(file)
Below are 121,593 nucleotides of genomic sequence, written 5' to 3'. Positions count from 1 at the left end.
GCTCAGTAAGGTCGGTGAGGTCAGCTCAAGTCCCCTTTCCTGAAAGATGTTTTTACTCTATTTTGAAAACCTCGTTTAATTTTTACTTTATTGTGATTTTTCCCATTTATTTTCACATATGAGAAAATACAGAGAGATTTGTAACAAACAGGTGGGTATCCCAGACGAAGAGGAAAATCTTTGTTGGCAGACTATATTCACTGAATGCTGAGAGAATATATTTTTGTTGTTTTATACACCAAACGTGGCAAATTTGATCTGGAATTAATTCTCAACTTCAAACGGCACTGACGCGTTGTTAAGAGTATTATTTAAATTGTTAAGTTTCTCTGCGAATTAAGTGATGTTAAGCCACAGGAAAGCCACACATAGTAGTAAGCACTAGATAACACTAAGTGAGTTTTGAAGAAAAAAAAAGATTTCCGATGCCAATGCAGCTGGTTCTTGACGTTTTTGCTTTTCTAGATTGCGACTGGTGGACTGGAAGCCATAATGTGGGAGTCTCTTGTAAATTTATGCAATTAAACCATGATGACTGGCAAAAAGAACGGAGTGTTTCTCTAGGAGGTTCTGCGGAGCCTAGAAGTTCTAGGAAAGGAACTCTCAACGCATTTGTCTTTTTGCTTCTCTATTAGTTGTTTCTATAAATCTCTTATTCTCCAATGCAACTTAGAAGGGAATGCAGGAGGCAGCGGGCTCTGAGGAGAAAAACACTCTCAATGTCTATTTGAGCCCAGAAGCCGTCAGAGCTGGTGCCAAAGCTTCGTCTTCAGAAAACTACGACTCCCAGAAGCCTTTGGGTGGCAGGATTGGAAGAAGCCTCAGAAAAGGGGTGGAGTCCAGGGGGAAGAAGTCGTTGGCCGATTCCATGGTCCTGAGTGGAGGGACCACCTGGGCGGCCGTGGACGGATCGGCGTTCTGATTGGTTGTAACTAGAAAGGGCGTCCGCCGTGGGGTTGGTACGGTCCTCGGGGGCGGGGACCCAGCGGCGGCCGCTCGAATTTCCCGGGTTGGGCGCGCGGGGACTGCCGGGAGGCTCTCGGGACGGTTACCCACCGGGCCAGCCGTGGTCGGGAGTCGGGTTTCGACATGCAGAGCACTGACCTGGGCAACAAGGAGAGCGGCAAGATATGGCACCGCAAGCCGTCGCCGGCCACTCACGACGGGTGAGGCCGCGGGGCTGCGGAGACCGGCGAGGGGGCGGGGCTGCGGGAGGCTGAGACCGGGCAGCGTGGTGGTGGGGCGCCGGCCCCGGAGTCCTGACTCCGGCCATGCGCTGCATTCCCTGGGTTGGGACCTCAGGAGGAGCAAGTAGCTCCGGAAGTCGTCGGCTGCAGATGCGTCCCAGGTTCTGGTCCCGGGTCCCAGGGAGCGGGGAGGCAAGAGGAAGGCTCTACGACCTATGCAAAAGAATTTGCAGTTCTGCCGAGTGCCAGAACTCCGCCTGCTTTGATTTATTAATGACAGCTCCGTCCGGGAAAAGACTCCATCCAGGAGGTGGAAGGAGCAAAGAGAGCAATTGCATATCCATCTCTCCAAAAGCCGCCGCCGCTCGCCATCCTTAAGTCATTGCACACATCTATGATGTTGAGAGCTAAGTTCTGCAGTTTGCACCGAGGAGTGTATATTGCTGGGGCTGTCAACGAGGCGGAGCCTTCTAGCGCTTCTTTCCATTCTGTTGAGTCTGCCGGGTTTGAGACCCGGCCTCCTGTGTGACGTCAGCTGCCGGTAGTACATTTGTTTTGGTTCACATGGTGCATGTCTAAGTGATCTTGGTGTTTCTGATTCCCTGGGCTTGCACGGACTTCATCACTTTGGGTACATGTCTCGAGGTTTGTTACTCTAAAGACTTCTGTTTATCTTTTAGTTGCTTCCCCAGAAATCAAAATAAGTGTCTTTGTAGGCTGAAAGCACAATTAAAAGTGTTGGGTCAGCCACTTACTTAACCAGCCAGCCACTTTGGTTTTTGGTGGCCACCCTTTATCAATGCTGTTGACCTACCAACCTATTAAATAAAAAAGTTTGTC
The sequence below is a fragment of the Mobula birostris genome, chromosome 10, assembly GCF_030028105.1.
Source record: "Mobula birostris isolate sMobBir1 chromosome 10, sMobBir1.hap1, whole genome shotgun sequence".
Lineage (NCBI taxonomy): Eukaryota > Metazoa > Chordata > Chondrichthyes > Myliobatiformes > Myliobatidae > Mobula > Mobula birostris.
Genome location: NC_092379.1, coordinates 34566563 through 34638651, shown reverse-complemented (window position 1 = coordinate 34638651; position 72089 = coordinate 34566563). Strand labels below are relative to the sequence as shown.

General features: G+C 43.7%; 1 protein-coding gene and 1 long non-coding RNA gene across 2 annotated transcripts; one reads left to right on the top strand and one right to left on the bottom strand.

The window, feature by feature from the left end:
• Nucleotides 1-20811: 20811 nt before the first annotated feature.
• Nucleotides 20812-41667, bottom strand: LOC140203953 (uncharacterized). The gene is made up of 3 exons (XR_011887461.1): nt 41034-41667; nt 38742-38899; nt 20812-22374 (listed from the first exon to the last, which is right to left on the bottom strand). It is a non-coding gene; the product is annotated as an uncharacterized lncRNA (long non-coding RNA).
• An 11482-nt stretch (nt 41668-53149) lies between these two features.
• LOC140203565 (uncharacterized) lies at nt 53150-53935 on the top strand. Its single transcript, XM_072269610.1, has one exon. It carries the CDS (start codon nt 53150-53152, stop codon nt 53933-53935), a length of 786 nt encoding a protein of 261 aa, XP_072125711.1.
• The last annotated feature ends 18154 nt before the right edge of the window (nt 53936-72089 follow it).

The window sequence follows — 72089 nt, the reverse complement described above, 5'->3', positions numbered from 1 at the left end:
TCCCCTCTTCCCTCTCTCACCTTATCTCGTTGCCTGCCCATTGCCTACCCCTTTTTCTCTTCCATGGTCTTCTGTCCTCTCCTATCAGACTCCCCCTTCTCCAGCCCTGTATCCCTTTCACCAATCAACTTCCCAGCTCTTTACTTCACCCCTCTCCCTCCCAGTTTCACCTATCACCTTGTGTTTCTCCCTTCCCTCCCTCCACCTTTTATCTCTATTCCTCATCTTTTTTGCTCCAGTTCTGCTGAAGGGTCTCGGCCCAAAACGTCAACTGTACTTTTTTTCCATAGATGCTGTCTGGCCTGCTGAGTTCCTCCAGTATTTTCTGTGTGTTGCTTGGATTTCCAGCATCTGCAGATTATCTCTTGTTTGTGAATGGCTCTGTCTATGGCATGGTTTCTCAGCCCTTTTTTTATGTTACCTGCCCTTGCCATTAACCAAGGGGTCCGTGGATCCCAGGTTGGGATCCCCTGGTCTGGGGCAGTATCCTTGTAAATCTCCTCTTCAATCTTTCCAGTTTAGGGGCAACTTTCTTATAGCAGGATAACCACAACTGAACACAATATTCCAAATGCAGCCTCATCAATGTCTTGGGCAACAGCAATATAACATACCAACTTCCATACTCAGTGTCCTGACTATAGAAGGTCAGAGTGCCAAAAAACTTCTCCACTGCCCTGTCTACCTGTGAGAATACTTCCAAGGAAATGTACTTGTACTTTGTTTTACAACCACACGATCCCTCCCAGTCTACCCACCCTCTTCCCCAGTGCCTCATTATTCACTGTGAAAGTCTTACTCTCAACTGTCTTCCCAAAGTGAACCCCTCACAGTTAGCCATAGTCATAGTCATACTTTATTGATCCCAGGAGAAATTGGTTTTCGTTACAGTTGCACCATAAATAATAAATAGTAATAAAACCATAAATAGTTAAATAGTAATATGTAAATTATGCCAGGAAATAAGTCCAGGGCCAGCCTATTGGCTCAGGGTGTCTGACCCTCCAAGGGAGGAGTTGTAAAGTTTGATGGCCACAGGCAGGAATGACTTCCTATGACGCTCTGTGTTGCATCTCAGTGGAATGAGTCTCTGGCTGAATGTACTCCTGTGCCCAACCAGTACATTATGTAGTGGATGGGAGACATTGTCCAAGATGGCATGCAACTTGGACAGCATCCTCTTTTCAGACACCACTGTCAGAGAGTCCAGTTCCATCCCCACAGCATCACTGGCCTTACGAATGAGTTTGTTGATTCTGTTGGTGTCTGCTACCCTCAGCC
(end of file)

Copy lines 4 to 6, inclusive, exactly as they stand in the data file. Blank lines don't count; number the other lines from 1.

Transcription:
Source record: "Mobula birostris isolate sMobBir1 chromosome 10, sMobBir1.hap1, whole genome shotgun sequence".
Lineage (NCBI taxonomy): Eukaryota > Metazoa > Chordata > Chondrichthyes > Myliobatiformes > Myliobatidae > Mobula > Mobula birostris.
Genome location: NC_092379.1, coordinates 34566563 through 34638651, shown reverse-complemented (window position 1 = coordinate 34638651; position 72089 = coordinate 34566563). Strand labels below are relative to the sequence as shown.